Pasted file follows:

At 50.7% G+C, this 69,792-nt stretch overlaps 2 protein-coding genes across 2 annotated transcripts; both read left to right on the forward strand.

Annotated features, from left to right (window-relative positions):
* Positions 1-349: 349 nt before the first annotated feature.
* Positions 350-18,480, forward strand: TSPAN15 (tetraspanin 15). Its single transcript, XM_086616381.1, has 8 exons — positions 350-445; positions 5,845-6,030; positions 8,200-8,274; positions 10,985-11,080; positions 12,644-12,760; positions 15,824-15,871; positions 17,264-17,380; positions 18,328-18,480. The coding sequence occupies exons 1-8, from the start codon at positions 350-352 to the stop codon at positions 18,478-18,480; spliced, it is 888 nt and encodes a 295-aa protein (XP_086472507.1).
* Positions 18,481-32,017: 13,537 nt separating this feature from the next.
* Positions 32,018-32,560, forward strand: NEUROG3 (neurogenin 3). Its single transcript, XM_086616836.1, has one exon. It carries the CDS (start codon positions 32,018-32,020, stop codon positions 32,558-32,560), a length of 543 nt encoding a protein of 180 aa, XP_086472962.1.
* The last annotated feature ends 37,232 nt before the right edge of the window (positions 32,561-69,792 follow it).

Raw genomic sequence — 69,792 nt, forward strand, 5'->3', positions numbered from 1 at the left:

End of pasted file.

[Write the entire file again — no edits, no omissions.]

At 50.7% G+C, this 69,792-nt stretch overlaps 2 protein-coding genes across 2 annotated transcripts; both read left to right on the forward strand.

Annotated features, from left to right (window-relative positions):
* Positions 1-349: 349 nt before the first annotated feature.
* Positions 350-18,480, forward strand: TSPAN15 (tetraspanin 15). Its single transcript, XM_086616381.1, has 8 exons — positions 350-445; positions 5,845-6,030; positions 8,200-8,274; positions 10,985-11,080; positions 12,644-12,760; positions 15,824-15,871; positions 17,264-17,380; positions 18,328-18,480. The coding sequence occupies exons 1-8, from the start codon at positions 350-352 to the stop codon at positions 18,478-18,480; spliced, it is 888 nt and encodes a 295-aa protein (XP_086472507.1).
* Positions 18,481-32,017: 13,537 nt separating this feature from the next.
* Positions 32,018-32,560, forward strand: NEUROG3 (neurogenin 3). Its single transcript, XM_086616836.1, has one exon. It carries the CDS (start codon positions 32,018-32,020, stop codon positions 32,558-32,560), a length of 543 nt encoding a protein of 180 aa, XP_086472962.1.
* The last annotated feature ends 37,232 nt before the right edge of the window (positions 32,561-69,792 follow it).

Raw genomic sequence — 69,792 nt, forward strand, 5'->3', positions numbered from 1 at the left: